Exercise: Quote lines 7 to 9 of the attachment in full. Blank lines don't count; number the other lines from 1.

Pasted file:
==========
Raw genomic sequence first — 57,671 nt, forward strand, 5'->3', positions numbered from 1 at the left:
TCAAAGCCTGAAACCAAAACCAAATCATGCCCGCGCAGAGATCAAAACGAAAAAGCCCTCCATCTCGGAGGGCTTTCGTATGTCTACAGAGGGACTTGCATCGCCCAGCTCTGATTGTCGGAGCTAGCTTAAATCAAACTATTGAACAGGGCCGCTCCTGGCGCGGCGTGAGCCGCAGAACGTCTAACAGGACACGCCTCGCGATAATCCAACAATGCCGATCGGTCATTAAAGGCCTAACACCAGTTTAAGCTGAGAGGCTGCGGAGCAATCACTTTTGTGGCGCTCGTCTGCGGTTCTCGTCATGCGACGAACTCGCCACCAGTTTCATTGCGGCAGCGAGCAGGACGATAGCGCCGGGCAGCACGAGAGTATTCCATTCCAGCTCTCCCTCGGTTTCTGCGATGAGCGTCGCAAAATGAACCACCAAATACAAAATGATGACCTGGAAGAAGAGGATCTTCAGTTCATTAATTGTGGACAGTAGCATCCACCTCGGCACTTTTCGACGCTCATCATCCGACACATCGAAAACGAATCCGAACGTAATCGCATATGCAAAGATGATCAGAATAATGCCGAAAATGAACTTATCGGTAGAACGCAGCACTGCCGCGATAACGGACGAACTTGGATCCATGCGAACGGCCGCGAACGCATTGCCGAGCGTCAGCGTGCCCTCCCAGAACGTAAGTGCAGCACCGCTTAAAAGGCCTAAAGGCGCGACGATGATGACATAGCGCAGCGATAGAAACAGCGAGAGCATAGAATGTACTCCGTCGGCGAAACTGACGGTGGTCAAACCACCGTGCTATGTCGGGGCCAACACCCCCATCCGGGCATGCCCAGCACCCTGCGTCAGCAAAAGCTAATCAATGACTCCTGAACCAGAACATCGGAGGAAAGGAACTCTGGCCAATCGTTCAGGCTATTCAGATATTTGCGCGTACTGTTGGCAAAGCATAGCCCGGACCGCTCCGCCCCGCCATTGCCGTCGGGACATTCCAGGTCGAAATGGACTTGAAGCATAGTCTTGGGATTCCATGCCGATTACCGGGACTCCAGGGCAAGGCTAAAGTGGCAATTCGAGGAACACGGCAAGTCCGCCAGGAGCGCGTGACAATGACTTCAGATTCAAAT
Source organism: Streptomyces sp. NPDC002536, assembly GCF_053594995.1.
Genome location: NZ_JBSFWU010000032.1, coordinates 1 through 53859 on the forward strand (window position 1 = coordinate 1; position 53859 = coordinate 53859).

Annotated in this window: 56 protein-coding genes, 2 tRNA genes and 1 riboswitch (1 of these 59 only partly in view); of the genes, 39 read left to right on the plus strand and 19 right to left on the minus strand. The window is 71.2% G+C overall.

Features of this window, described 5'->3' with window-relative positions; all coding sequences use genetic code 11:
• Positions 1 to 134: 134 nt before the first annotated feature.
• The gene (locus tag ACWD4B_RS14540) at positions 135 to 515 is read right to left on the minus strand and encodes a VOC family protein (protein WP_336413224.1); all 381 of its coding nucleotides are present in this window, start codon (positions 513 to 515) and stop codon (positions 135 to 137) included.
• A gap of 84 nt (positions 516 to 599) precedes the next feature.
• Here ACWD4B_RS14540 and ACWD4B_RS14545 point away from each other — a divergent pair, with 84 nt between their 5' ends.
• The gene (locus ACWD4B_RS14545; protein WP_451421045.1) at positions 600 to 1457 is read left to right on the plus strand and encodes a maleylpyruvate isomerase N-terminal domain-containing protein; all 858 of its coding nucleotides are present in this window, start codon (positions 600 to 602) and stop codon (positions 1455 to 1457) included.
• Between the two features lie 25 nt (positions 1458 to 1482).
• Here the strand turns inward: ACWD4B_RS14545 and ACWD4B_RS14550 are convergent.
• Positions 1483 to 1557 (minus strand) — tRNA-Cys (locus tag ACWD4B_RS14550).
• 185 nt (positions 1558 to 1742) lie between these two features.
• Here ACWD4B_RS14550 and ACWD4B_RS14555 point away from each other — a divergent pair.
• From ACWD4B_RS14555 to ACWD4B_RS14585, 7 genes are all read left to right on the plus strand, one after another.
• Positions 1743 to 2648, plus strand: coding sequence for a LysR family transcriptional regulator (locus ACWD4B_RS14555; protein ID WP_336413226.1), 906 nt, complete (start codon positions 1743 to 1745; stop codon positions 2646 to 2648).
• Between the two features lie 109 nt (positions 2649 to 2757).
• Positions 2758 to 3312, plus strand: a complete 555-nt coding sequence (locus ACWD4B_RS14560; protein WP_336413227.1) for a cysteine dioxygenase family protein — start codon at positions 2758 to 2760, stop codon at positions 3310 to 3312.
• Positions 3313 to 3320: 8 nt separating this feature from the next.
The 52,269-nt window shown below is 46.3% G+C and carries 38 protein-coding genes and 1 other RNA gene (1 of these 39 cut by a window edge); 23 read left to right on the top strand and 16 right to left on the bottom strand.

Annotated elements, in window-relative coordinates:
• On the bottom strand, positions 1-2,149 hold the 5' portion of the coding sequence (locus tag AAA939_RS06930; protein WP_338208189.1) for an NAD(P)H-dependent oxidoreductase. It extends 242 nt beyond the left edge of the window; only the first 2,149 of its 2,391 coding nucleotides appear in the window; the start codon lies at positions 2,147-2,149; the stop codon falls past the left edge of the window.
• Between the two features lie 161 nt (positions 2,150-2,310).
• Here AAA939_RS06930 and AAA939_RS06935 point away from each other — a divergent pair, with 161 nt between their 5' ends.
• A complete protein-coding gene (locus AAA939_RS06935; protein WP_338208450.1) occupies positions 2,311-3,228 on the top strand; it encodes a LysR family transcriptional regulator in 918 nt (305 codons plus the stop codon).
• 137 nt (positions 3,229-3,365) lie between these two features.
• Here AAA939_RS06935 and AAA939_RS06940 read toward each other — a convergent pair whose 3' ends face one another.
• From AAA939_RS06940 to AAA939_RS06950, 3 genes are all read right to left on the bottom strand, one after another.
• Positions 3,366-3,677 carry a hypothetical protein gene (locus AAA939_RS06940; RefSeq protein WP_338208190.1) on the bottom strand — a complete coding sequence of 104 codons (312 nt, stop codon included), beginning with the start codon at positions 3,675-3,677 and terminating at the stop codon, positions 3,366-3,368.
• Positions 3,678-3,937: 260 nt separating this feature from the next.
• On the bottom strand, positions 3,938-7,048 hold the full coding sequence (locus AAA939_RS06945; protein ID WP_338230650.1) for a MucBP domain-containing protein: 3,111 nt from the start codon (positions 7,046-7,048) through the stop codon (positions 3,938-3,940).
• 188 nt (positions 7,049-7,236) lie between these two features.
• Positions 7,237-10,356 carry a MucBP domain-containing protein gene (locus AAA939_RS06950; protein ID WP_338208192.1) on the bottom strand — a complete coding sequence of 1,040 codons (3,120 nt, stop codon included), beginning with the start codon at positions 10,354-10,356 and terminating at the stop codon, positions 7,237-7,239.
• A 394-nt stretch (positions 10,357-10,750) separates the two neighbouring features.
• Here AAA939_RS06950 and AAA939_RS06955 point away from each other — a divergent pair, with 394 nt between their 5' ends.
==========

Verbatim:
• Positions 1 to 134: 134 nt before the first annotated feature.
• The gene (locus tag ACWD4B_RS14540) at positions 135 to 515 is read right to left on the minus strand and encodes a VOC family protein (protein WP_336413224.1); all 381 of its coding nucleotides are present in this window, start codon (positions 513 to 515) and stop codon (positions 135 to 137) included.
• A gap of 84 nt (positions 516 to 599) precedes the next feature.